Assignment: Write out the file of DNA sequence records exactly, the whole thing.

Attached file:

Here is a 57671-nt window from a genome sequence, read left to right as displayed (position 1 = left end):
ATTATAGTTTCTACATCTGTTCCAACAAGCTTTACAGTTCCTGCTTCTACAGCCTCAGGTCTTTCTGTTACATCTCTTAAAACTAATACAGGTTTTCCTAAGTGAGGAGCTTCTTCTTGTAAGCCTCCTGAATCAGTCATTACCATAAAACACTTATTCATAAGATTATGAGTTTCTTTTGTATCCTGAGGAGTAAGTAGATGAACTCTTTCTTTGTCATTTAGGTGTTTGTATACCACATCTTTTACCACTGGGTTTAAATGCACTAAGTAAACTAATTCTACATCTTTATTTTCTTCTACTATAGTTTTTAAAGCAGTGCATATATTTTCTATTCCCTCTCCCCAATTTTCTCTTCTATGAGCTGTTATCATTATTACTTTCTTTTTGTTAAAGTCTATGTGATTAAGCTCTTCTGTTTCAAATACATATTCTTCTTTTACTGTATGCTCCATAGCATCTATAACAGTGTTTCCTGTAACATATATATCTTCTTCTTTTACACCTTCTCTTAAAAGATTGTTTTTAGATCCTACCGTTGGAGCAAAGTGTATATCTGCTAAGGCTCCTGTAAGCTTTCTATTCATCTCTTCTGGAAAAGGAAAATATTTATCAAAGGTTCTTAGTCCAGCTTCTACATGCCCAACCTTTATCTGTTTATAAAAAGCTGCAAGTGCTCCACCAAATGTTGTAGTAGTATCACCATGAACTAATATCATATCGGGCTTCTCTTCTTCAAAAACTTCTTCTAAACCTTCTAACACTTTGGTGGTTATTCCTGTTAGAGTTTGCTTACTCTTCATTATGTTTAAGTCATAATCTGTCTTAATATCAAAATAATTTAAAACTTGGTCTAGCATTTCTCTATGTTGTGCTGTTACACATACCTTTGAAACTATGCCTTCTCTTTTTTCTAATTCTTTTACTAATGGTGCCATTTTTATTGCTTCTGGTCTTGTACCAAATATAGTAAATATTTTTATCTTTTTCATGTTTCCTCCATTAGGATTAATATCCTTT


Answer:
Here is a 57671-nt window from a genome sequence, read left to right as displayed (position 1 = left end):
ATTATAGTTTCTACATCTGTTCCAACAAGCTTTACAGTTCCTGCTTCTACAGCCTCAGGTCTTTCTGTTACATCTCTTAAAACTAATACAGGTTTTCCTAAGTGAGGAGCTTCTTCTTGTAAGCCTCCTGAATCAGTCATTACCATAAAACACTTATTCATAAGATTATGAGTTTCTTTTGTATCCTGAGGAGTAAGTAGATGAACTCTTTCTTTGTCATTTAGGTGTTTGTATACCACATCTTTTACCACTGGGTTTAAATGCACTAAGTAAACTAATTCTACATCTTTATTTTCTTCTACTATAGTTTTTAAAGCAGTGCATATATTTTCTATTCCCTCTCCCCAATTTTCTCTTCTATGAGCTGTTATCATTATTACTTTCTTTTTGTTAAAGTCTATGTGATTAAGCTCTTCTGTTTCAAATACATATTCTTCTTTTACTGTATGCTCCATAGCATCTATAACAGTGTTTCCTGTAACATATATATCTTCTTCTTTTACACCTTCTCTTAAAAGATTGTTTTTAGATCCTACCGTTGGAGCAAAGTGTATATCTGCTAAGGCTCCTGTAAGCTTTCTATTCATCTCTTCTGGAAAAGGAAAATATTTATCAAAGGTTCTTAGTCCAGCTTCTACATGCCCAACCTTTATCTGTTTATAAAAAGCTGCAAGTGCTCCACCAAATGTTGTAGTAGTATCACCATGAACTAATATCATATCGGGCTTCTCTTCTTCAAAAACTTCTTCTAAACCTTCTAACACTTTGGTGGTTATTCCTGTTAGAGTTTGCTTACTCTTCATTATGTTTAAGTCATAATCTGTCTTAATATCAAAATAATTTAAAACTTGGTCTAGCATTTCTCTATGTTGTGCTGTTACACATACCTTTGAAACTATGCCTTCTCTTTTTTCTAATTCTTTTACTAATGGTGCCATTTTTATTGCTTCTGGTCTTGTACCAAATATAGTAAATATTTTTATCTTTTTCATGTTTCCTCCATTAGGATTAATATCCTTT